The Nieman Visiting Fellowships at Harvard offer short-term research opportunities to individuals interested in working on special projects designed to advance journalism. Since this initiative’s inception in 2012, the program has awarded 69 visiting fellowships. In response to the coronavirus pandemic and the movement for racial justice, the Nieman Foundation dedicated the 2021 fellowships to projects that advance racial justice and public health journalism in the U.S.
Candidates need not be practicing journalists but must demonstrate the ways in which their work at Harvard and the Nieman Foundation may improve the prospects for journalism’s future.
Nieman Visiting Fellows utilize the extensive resources at Harvard and MIT, including local scholars, research centers, and libraries, to achieve concrete results, either by developing a project that can be completed during the time spent at Harvard or as part of a larger undertaking that continues after the fellowship period ends. Additionally, fellows are expected to share their progress and findings either through publication on one of Nieman’s in-house websites—Nieman Reports, Nieman Journalism Lab, and Nieman Storyboard—or in another medium or format better suited to the project.
For fellows not supported by an employer during the fellowship, a stipend of $1,325 per week will be provided. If an employer keeps the fellow on salary during the fellowship because the project benefits the organization, a fellowship stipend will not be provided.
If a fellow does not reside in the Boston area or otherwise have accommodations, free use of a furnished one-bedroom apartment will be available for the length of the fellowship.
- The proposed project must have the potential to advance journalism. This may be related to research, programming, design, financial strategies, or another topic.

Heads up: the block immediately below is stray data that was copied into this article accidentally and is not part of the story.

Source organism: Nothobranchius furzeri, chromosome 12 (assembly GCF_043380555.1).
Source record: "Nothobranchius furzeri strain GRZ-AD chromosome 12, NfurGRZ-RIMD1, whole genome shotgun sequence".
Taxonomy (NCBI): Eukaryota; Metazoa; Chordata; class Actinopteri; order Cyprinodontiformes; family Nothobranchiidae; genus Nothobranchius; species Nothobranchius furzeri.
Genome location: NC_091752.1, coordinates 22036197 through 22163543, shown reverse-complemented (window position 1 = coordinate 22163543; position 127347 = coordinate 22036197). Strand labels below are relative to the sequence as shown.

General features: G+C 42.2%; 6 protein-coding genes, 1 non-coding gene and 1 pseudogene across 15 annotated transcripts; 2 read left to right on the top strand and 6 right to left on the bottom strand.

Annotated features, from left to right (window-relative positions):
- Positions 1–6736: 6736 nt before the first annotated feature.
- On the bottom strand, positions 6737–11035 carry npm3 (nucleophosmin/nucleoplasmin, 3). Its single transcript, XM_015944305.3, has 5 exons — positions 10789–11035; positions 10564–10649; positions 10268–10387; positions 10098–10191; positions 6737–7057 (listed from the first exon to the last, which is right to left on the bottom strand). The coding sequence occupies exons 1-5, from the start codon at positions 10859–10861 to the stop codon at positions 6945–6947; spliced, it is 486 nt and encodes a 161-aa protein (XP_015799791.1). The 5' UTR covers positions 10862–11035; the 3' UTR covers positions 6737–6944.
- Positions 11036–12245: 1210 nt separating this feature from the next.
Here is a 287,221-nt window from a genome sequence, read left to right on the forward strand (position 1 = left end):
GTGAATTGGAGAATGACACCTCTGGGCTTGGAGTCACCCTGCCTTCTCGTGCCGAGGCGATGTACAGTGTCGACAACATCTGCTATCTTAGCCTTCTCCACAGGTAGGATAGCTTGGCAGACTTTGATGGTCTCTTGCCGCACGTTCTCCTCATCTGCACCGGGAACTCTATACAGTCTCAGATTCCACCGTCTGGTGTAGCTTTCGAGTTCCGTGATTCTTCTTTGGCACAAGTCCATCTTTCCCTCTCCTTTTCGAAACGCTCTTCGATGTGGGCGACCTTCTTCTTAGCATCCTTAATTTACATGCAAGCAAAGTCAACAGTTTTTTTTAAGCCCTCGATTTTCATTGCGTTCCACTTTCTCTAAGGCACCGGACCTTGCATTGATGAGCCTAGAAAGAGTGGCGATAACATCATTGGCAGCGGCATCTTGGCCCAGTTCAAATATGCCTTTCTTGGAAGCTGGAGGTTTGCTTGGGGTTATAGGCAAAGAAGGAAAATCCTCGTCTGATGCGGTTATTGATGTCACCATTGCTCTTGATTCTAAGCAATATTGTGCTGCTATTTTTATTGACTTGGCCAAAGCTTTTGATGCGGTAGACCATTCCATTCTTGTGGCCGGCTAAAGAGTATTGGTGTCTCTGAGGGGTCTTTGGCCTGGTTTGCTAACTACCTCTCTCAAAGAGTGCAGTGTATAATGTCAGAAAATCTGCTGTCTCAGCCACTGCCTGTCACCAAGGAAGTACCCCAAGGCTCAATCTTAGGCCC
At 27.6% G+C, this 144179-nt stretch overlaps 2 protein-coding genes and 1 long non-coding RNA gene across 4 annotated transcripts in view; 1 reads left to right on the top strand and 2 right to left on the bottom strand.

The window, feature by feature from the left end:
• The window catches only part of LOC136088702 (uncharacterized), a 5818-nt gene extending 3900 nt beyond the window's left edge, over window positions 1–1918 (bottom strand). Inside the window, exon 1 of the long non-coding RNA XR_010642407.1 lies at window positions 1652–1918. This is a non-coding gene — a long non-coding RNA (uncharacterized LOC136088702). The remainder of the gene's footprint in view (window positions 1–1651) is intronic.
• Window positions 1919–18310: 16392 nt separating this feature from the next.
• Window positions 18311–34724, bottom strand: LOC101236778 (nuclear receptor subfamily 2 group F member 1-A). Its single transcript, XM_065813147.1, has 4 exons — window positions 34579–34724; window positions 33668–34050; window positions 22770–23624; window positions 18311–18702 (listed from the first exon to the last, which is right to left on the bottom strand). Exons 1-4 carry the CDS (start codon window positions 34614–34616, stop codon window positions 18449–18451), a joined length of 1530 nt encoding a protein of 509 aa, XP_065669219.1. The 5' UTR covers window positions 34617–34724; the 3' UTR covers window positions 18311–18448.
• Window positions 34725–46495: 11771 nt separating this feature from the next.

- Those who should consider applying include journalists, publishers, technologists, entrepreneurs, programmers, designers, media analysts, academics, and others who want to make an impact. There is no age limit or academic prerequisites, and a college degree is not required. Both U.S. and international applicants are invited to apply.
- Candidates must be available to be in residence in Cambridge, Mass., for the duration of the fellowship.
- Prospective fellows must speak and read English fluently and have a command of written English.
Visiting fellowships take place during the calendar rather than the academic year. Applicants list their preferred start date, the number of weeks requested (no more than 12), and any flexibility regarding dates in the online application. The Nieman Foundation will work with selected fellows to determine a start date. The duration of the fellowship awarded may be shorter than the number of weeks requested. Most fellowships last between four and eight weeks.
The application will require biographical information, a résumé or curriculum vitae, contact information for three professional references, and a 600-word project proposal—an essay that describes the project you plan to pursue as a visiting fellow at Harvard.
The guiding questions to answer within the essay are:
- Which particular Harvard or local resources will be especially important and useful?
- How, specifically, will you use your fellowship time to advance the project?
- What will be the end product or result of your fellowship?
- How will your work benefit journalism?